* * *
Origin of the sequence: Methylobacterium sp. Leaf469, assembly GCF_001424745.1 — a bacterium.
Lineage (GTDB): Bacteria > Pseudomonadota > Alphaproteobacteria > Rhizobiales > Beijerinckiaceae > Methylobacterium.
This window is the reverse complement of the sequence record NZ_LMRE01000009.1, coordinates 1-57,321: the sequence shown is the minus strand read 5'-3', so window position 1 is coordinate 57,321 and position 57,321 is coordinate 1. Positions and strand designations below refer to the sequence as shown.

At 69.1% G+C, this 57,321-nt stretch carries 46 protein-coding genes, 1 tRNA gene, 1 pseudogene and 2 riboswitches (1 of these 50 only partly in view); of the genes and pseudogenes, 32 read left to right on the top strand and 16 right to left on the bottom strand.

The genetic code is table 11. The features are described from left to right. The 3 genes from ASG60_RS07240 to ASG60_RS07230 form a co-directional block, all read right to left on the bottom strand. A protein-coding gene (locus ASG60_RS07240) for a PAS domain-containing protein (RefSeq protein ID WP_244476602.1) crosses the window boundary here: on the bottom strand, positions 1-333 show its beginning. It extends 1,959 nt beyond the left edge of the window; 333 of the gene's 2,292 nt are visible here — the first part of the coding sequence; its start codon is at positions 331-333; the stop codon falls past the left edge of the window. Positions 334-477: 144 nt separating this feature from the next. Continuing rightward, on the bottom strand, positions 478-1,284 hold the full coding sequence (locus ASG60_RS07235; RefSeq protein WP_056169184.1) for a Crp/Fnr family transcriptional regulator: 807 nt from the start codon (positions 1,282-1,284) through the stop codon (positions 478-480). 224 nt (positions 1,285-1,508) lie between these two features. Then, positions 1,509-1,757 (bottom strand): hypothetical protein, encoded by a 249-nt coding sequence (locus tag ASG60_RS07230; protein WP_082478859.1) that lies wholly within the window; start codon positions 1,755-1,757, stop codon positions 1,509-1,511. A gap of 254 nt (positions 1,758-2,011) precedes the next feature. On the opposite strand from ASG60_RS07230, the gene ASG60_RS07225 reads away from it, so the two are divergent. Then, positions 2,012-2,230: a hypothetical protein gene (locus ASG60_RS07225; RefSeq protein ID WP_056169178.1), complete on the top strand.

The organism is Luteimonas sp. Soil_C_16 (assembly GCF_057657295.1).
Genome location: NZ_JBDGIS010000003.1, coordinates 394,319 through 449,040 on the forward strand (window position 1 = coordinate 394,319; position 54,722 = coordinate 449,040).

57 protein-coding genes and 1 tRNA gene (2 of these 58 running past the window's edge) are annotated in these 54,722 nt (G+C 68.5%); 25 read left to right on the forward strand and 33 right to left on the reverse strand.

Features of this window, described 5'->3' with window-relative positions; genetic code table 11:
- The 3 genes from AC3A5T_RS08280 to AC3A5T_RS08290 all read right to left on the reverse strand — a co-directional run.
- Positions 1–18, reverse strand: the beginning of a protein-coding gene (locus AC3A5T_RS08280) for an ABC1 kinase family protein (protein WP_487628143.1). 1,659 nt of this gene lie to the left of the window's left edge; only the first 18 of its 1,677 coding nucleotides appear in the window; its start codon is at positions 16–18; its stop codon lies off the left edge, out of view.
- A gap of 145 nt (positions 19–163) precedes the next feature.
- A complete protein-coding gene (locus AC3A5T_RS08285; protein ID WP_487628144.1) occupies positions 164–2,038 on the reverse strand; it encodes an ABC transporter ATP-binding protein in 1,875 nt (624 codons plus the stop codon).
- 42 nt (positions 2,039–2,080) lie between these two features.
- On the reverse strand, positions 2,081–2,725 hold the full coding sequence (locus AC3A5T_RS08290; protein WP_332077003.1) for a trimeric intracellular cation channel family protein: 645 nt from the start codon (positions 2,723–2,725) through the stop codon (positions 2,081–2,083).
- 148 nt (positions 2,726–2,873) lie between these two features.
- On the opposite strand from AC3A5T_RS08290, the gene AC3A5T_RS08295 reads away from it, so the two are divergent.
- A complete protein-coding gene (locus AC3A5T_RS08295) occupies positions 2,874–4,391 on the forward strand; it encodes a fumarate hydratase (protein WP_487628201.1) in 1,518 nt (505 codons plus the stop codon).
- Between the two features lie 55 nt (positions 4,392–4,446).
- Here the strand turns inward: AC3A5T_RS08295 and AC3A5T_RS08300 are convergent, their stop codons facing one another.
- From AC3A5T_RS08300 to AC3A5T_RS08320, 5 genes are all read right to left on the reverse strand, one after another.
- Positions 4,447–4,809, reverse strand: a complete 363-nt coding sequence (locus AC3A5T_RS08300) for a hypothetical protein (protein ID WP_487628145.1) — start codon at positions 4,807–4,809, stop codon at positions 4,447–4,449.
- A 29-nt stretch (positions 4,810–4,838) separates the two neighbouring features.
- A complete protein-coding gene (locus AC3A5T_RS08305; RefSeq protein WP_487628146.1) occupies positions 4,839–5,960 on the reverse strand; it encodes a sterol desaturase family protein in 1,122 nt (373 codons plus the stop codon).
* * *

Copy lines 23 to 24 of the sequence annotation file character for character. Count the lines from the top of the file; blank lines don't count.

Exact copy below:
- A 29-nt stretch (positions 4,810–4,838) separates the two neighbouring features.
- A complete protein-coding gene (locus AC3A5T_RS08305; RefSeq protein WP_487628146.1) occupies positions 4,839–5,960 on the reverse strand; it encodes a sterol desaturase family protein in 1,122 nt (373 codons plus the stop codon).